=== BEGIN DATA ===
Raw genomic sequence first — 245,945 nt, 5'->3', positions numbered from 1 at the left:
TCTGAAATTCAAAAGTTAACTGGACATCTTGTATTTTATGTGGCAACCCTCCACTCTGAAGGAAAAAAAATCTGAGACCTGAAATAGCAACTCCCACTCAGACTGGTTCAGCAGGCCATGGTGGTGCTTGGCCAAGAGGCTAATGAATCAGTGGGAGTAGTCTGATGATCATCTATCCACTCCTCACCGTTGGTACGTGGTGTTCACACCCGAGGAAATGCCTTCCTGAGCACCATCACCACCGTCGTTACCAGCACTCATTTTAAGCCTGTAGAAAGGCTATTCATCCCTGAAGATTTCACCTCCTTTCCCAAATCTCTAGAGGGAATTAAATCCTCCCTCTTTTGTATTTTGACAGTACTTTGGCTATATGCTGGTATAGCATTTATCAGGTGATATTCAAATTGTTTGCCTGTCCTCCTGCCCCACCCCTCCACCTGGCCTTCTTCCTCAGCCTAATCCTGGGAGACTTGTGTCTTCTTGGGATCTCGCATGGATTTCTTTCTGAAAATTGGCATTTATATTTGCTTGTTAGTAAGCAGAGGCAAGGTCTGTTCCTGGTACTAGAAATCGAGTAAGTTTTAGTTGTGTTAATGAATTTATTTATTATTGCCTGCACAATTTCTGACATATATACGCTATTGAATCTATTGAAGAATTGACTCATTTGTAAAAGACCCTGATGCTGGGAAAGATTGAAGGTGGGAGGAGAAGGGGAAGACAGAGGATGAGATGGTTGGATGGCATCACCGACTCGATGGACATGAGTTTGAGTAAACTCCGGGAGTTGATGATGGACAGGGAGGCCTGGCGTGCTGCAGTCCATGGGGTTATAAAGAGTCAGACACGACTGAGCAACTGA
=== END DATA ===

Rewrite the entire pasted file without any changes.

Raw genomic sequence first — 245,945 nt, 5'->3', positions numbered from 1 at the left:
TCTGAAATTCAAAAGTTAACTGGACATCTTGTATTTTATGTGGCAACCCTCCACTCTGAAGGAAAAAAAATCTGAGACCTGAAATAGCAACTCCCACTCAGACTGGTTCAGCAGGCCATGGTGGTGCTTGGCCAAGAGGCTAATGAATCAGTGGGAGTAGTCTGATGATCATCTATCCACTCCTCACCGTTGGTACGTGGTGTTCACACCCGAGGAAATGCCTTCCTGAGCACCATCACCACCGTCGTTACCAGCACTCATTTTAAGCCTGTAGAAAGGCTATTCATCCCTGAAGATTTCACCTCCTTTCCCAAATCTCTAGAGGGAATTAAATCCTCCCTCTTTTGTATTTTGACAGTACTTTGGCTATATGCTGGTATAGCATTTATCAGGTGATATTCAAATTGTTTGCCTGTCCTCCTGCCCCACCCCTCCACCTGGCCTTCTTCCTCAGCCTAATCCTGGGAGACTTGTGTCTTCTTGGGATCTCGCATGGATTTCTTTCTGAAAATTGGCATTTATATTTGCTTGTTAGTAAGCAGAGGCAAGGTCTGTTCCTGGTACTAGAAATCGAGTAAGTTTTAGTTGTGTTAATGAATTTATTTATTATTGCCTGCACAATTTCTGACATATATACGCTATTGAATCTATTGAAGAATTGACTCATTTGTAAAAGACCCTGATGCTGGGAAAGATTGAAGGTGGGAGGAGAAGGGGAAGACAGAGGATGAGATGGTTGGATGGCATCACCGACTCGATGGACATGAGTTTGAGTAAACTCCGGGAGTTGATGATGGACAGGGAGGCCTGGCGTGCTGCAGTCCATGGGGTTATAAAGAGTCAGACACGACTGAGCAACTGA